Multiple Queries As Subqueries

Introduction

Diagram showing how subqueries work

Multiple queries can be used instead of subqueries for situations where the data source for the subquery is different from the main query or the subquery should limit more than one column in the main query.

Very Important Note: The subordinate query must return fewer than 1,000 rows, otherwise this method will not work.

Video

Multiple Queries as Subqueries

Prerequisite: You should be familiar with both subqueries and multiple queries at least to part 1. See the Subquery Guide and Multiple Query Guide Part 1 for more information.

Note: You do not specifically need to be in Java Mode to use this method.

Example: Building Age for a Particular Class

If we want details about a building from the Facilities universe in which a particular class took place over time, we can use a subquery to limit our facilities query to only those buildings used for that particular class over the years. We can't use a normal subquery, because the Facilities universe does not have any course information in it: we can't tell from the facilities universe which buildings were used for the class. However, we can pull this information from the Course Review universe and use the results of that subquery to limit our main Facilities universe query.

0. Know your data. Just like in Multiple Queries, you'll have to know your data very well. You need to know what field from your subquery matches with which field in your second.

Example: Building Age for a Particular Class

Just like in Multiple Queries, I know that CS Bldg Code in the Course Review universe and B Building Name in the Facilities universe overlap. I'll use the Course Review field to limit my Facilities query on the corresponding field.

1. Navigate to the Query Panel

2. Leave this first query completely blank. Click on the "add query" button and select "From Universe", then the second data source.

Note: If you're in Java Mode, you can pick "From Excel" and query from an excel file. See our Excel Guide for more information.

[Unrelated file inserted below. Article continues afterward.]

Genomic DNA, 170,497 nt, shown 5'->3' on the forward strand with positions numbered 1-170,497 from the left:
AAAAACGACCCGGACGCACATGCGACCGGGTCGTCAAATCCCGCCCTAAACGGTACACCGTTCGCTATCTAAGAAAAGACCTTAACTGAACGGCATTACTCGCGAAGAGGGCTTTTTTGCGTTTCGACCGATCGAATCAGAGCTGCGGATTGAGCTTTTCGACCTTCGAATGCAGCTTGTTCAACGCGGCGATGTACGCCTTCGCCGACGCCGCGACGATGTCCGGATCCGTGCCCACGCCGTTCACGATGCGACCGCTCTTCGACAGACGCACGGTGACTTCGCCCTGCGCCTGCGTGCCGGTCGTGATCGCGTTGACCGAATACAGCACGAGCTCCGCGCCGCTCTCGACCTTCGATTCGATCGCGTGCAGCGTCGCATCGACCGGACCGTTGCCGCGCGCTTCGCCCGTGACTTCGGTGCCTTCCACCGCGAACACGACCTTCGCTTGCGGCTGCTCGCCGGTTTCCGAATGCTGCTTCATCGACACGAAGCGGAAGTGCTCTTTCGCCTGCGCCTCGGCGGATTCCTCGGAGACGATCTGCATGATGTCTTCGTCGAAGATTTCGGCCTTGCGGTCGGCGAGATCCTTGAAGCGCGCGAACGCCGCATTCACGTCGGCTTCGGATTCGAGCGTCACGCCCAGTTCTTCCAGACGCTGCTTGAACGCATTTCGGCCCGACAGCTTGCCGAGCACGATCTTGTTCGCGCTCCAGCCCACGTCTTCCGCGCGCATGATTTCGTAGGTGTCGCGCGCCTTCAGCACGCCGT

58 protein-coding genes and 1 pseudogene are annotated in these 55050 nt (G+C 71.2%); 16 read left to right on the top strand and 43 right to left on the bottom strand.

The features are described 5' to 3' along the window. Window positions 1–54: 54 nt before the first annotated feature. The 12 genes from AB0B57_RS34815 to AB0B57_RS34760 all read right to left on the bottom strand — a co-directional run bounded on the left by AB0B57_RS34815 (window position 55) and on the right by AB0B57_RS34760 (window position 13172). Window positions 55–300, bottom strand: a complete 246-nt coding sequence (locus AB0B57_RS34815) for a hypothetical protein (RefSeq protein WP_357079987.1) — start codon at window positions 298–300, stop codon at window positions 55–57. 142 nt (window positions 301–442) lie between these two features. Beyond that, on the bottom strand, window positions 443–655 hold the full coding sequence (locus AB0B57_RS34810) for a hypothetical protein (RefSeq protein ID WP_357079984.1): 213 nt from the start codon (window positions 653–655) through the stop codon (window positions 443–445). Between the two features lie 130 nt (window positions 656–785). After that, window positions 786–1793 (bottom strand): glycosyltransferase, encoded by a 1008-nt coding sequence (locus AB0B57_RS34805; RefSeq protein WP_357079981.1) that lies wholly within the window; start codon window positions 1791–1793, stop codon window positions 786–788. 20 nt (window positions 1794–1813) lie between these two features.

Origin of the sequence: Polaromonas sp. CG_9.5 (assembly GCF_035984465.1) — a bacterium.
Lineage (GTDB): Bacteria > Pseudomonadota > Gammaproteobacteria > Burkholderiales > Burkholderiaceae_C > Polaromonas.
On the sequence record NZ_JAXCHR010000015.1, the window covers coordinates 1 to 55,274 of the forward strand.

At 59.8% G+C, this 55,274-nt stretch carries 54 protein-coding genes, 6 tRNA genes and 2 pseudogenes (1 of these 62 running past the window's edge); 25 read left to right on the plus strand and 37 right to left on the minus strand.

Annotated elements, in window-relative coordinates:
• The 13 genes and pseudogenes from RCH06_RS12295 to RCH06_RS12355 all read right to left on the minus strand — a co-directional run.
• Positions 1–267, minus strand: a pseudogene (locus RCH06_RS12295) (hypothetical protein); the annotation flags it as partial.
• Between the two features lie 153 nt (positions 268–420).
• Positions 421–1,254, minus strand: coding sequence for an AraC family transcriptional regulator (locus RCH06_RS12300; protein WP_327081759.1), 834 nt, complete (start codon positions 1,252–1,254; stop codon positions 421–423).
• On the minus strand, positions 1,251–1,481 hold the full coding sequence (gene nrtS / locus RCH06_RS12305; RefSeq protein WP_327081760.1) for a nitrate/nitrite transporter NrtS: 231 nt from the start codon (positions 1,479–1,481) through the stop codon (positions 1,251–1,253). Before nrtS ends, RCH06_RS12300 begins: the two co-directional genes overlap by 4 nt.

Screenshot of InfoView showing the location of the add query button

3. Construct your main query as Query 2. Select all of the desired result objects. Complete all of the filters except for the one that you want to tie to a subquery.

Note: It is helpful to make your main query Query 2 because subqueries must be completed first before they can limit your main query. InfoView works through the queries in order. The order of your queries is not critical: you may just have to run your query twice before data is returned.

Example: Building Age for a Particular Class

We could pull in all the detail that we might want from the Facilities universe, but for simplicity I have chosen the Building Name, Number and Age. The Query Filters panel is currently blank; the limit from the other query will be added later.

Screenshot of InfoView mutliple queries as a subquery example for the main query

4. Go back to your first query by clicking on the tab labeled "Query 1" at the bottom of the query panel. Complete your subquery as Query 1. You can pick as many objects as you want but the object that you want to limit on must be in the result objects.

Tip: Limit your subquery as much as you can because this method only works for subquery results under 1000 rows.

Example: Building Age for a Particular Class

Since we are only creating one limit from this query, we only need that one result object. If we wanted to limit based on more results from this query, we could add more result objects.

Screenshot of InfoView mutliple queries as a subquery example for the subquery

5. Toggle back to your main query in Query 2.

6. Add the object as a filter on query 1 that you want to use with the subquery. Change the operator if you so desire.

7. In the Filter Options menu, select "Result from another Query".

Example: Building Age for a Particular Class

Screenshot of InfoView mutliple queries as a subquery example showing the filter options menu

8. Select the object from your other query that should limit your first query.

Note: If you don't see anything in this list, you'll have to run your queries first so that your subquery has information in it. Fill in your filter with a "dummy" constant (it doesn't matter what--your main query does not need to return any results) and run your queries. Once you have results, return to the Query Panel and complete step 8 again. You should see the result objects from your first query in this list.

Example: Building Age for a Particular Class

Screenshot of InfoView mutliple queries as a subquery example showing the selection list

9. Run your report.

Troubleshooting: If your subquery is the second query, you may get a message saying that there's no data. Refresh your report again; it should populate.

Note: The results of your subquery will also display with the results of your main query, meaning that you can add more detail. You can also make your subquery contents prompts. However: remember the 1,000 record limit!

Example: Building Age for a Particular Class

The above queries return the following results, showing all of the buildings that the class POLI 190H has ever been held in and the details relating to those buildings:

Screenshot of InfoView mutliple queries as a subquery example showing results